Actual Cash Value
Adjustable Rate
Commercial Lines
Comprehensive Insurance
Earned Premium
Elimination Period
Insurance Adjuster
Loss Adjustment Expenses
Loss Control
Loss Ratio
Mutual Insurance Companies
Named Perils
Other Income/Expenses
Preferred Auto
Premium Earned
Qualifying Event
Replacement Cost
Risk Management
Unearned Premiums
Uninsured Motorist Coverage
Waiver of Premium

Actual Cash Value - Cost of replacing damaged or destroyed property with comparable new property, minus depreciation and obsolescence. For example, a 10-year-old sofa will not be replaced at current full value because of a decade of depreciation.

Adjustable Rate - An interest rate that changes, based on changes in a published market-rate index.

Claim - A demand made by the insured, or the insured's beneficiary, for payment of the benefits as provided by the policy.

Coinsurance - In property insurance, requires the policyholder to carry insurance equal to a specified percentage of the value of property to receive full payment on a loss. For health insurance, it is a percentage of each claim above the deductible paid by the policyholder. For a 20% health insurance coinsurance clause, the policyholder pays for the deductible plus 20% of his covered losses. After paying 80% of losses up to a specified ceiling, the insurer starts paying 100% of losses.

Commercial Lines - Refers to insurance for businesses, professionals and commercial establishments.

Comprehensive Insurance - Auto insurance coverage providing protection in the event of physical damage (other than collision) or theft of the insured car. For example, fire damage or a cracked windshield would be covered under the comprehensive section. Coverage - The scope of protection provided under an insurance policy. In property insurance, coverage lists perils insured against, properties covered, locations covered, individuals insured, and the limits of indemnification. In life insurance, living and death benefits are listed.

Deductible - Amount of loss that the insured pays before the insurance kicks in.

Earned Premium - The amount of the premium that as been paid for in advance that has been "earned" by virtue of the fact that time has passed without claim. A three-year policy that has been paid in advance and is one year old would have only partly earned the premium.

Elimination Period - The time which must pass after filing a claim before policyholder can collect insurance benefits. Also known as "waiting period."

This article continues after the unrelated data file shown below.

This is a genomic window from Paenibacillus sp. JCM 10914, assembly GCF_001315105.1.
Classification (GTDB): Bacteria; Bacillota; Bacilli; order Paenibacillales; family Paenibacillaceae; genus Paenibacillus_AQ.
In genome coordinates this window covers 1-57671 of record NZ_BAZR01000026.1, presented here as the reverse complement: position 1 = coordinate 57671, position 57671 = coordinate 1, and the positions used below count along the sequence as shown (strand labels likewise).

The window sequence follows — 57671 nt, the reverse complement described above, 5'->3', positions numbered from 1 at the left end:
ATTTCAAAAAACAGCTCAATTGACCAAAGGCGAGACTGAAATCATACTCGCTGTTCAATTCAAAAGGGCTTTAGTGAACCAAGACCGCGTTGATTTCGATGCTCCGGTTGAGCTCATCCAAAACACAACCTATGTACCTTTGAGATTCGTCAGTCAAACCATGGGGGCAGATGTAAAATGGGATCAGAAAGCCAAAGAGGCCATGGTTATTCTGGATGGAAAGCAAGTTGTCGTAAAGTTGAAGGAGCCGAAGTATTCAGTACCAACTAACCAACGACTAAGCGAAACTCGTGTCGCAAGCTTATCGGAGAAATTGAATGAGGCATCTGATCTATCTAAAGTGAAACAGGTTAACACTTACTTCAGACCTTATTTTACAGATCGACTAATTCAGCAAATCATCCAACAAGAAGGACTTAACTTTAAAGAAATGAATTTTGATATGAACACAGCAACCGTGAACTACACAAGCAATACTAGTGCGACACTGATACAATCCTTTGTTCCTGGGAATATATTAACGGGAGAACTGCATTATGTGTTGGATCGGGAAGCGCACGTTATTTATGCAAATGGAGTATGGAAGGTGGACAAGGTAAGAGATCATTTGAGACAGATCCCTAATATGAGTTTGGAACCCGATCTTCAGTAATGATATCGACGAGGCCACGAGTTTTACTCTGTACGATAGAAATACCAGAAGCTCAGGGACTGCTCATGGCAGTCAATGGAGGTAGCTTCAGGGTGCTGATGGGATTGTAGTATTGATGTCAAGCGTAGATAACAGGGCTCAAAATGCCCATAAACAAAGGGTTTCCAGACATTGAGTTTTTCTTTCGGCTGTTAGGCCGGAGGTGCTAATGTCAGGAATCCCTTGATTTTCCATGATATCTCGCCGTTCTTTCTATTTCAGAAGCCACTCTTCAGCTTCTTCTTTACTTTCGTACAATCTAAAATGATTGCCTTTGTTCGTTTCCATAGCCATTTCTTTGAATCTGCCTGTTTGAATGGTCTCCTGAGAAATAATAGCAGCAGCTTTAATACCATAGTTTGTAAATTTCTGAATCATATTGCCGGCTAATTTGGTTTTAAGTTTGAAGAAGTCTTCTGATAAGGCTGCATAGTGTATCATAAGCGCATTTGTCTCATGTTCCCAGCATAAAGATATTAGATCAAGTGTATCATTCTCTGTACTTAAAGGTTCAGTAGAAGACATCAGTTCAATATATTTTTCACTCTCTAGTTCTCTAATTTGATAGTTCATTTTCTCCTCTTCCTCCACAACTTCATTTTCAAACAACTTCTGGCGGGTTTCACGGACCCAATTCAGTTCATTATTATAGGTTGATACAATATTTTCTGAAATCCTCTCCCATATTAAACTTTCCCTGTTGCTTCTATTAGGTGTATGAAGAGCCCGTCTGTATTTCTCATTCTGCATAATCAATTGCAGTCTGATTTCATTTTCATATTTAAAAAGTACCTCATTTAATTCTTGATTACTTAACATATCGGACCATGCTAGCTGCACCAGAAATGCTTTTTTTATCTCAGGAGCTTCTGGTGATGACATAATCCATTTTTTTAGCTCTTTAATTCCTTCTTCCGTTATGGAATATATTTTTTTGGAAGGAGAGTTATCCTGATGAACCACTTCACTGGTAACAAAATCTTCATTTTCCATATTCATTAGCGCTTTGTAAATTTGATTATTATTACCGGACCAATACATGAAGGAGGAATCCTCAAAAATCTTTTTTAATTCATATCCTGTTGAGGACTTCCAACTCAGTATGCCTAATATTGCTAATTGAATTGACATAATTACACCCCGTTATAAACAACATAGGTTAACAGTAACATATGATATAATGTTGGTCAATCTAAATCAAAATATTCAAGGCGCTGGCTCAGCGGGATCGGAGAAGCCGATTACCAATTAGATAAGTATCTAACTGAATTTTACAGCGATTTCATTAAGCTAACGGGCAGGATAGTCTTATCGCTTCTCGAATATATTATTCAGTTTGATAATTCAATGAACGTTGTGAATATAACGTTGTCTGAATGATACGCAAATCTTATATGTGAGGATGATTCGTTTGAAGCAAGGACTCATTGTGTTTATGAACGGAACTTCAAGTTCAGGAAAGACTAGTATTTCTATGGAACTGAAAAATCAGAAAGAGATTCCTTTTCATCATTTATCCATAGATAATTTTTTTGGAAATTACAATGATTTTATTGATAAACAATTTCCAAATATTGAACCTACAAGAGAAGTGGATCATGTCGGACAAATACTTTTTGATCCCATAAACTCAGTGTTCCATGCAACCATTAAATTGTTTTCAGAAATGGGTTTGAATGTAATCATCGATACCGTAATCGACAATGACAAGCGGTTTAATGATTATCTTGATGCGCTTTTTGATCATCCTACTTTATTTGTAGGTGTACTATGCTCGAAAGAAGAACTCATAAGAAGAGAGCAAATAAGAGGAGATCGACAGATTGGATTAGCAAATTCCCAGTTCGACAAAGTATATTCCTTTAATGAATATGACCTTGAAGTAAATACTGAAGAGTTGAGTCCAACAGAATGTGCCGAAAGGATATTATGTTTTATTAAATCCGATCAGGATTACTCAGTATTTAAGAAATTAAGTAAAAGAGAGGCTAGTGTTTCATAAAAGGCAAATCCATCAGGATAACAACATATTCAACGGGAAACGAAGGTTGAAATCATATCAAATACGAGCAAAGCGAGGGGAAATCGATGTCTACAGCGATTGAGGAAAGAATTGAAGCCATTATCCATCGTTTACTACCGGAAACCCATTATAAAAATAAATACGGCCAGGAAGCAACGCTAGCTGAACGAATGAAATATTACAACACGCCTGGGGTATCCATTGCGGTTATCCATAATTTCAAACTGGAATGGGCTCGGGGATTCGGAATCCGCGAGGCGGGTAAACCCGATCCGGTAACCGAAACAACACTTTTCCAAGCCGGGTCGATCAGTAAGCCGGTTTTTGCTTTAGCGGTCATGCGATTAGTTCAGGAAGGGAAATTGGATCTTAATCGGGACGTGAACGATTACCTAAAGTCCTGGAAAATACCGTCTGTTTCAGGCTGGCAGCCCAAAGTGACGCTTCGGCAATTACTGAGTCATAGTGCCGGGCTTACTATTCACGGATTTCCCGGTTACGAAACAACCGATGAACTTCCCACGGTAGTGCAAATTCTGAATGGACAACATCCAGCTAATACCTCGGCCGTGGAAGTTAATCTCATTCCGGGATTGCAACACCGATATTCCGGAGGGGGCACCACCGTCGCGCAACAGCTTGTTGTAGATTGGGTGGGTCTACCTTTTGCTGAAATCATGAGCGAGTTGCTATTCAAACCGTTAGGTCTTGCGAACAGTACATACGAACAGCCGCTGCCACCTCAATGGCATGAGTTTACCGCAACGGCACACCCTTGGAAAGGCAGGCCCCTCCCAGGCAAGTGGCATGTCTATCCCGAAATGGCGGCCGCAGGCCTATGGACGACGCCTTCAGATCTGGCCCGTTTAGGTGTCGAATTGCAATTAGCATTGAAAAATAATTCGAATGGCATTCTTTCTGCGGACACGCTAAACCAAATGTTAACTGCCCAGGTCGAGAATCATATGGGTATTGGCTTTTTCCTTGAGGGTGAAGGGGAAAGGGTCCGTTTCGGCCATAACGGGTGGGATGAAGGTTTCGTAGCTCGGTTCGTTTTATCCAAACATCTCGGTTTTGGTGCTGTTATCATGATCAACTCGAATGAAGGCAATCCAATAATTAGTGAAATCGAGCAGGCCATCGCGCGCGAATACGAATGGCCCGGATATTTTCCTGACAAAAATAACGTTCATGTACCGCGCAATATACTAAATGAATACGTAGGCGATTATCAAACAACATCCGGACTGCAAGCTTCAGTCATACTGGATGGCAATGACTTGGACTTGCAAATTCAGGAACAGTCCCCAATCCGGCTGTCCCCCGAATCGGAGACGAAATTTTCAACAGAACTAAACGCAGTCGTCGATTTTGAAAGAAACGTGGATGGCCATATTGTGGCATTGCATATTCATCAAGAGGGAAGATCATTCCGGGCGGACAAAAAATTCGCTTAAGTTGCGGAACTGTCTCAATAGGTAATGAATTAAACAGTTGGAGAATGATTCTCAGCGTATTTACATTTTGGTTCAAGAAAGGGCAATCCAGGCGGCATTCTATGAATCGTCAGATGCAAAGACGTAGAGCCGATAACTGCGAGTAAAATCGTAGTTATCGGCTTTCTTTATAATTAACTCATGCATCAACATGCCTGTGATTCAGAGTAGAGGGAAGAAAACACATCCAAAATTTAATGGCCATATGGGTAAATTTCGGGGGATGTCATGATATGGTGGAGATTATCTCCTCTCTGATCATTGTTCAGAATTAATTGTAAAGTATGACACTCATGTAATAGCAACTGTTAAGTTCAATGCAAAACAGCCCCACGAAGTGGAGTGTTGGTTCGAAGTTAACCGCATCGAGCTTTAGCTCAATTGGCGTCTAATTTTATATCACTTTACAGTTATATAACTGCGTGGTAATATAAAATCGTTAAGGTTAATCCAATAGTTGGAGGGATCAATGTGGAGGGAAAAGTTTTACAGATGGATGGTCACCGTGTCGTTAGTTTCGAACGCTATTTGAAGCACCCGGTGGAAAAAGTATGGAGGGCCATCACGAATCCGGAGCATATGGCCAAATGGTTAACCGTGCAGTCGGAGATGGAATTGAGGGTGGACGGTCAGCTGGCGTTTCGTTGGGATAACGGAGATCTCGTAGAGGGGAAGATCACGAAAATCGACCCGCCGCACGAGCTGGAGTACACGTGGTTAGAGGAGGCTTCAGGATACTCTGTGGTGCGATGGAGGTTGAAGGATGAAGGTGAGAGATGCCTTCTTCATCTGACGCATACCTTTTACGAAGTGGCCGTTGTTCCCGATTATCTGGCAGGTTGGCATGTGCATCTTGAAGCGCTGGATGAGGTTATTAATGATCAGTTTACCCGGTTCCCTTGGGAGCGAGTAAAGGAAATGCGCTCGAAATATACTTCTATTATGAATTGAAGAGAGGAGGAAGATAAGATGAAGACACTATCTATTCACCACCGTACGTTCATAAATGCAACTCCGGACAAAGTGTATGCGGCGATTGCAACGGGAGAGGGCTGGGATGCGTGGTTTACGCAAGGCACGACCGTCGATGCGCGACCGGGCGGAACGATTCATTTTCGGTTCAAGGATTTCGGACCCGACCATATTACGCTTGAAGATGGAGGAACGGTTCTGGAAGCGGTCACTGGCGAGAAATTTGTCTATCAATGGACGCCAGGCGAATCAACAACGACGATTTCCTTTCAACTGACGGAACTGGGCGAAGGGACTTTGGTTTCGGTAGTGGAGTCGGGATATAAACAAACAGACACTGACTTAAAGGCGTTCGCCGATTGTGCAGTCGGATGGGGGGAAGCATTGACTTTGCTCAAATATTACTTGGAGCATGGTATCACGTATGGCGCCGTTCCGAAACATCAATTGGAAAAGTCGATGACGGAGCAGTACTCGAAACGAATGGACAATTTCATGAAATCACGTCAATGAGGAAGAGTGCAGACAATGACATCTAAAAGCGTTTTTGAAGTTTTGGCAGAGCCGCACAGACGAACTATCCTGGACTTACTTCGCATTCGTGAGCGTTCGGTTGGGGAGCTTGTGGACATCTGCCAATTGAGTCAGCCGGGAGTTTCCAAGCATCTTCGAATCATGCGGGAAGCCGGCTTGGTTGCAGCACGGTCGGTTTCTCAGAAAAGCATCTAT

Exclusions - Items or conditions that are not covered by the general insurance contract.

Exposure - Measure of vulnerability to loss, usually expressed in dollars or units.

Insurable Interest - Interest in property such that loss or destruction of the property could cause a financial loss.

Insurance Adjuster - A representative of the insurer who seeks to determine the extent of the insurer's liability for loss when a claim is submitted. Independent insurance adjusters are hired by insurance companies on an "as needed" basis and might work for several insurance companies at the same time. Independent adjusters charge insurance companies both by the hour and by miles traveled. Public adjusters work for the insured in the settlement of claims and receive a percentage of the claim as their fee.

Liability - Broadly, any legally enforceable obligation. The term is most commonly used in a pecuniary sense.

Loss Adjustment Expenses - Expenses incurred to investigate and settle losses.

Loss Control - All methods taken to reduce the frequency and/or severity of losses including exposure avoidance, loss prevention, loss reduction, segregation of exposure units and noninsurance transfer of risk. A combination of risk control techniques with risk financing techniques forms the nucleus of a risk management program. The use of appropriate insurance, avoidance of risk, loss control, risk retention, self insuring, and other techniques that minimize the risks of a business, individual, or organization.

Loss Ratio - The ratio of incurred losses and loss-adjustment expenses to net premiums earned. This ratio measures the company's underlying profitability, or loss experience, on its total book of business.

Mutual Insurance Companies - Companies with no capital stock, and owned by policyholders. The earnings of the company--over and above the payments of the losses, operating expenses and reserves--are the property of the policyholders. There are two types of mutual insurance companies. A nonassessable mutual charges a fixed premium and the policyholders cannot be assessed further. Legal reserves and surplus are maintained to provide payment of all claims. Assessable mutuals are companies that charge an initial fixed premium and, if that isn't sufficient, might assess policyholders to meet losses in excess of the premiums that have been charged.

Named Perils - Perils specifically covered on insured property.

Other Income/Expenses - This item represents miscellaneous sources of operating income or expenses that principally relate to premium finance income or charges for uncollectible premium and reinsurance business.

Peril - The cause of a possible loss.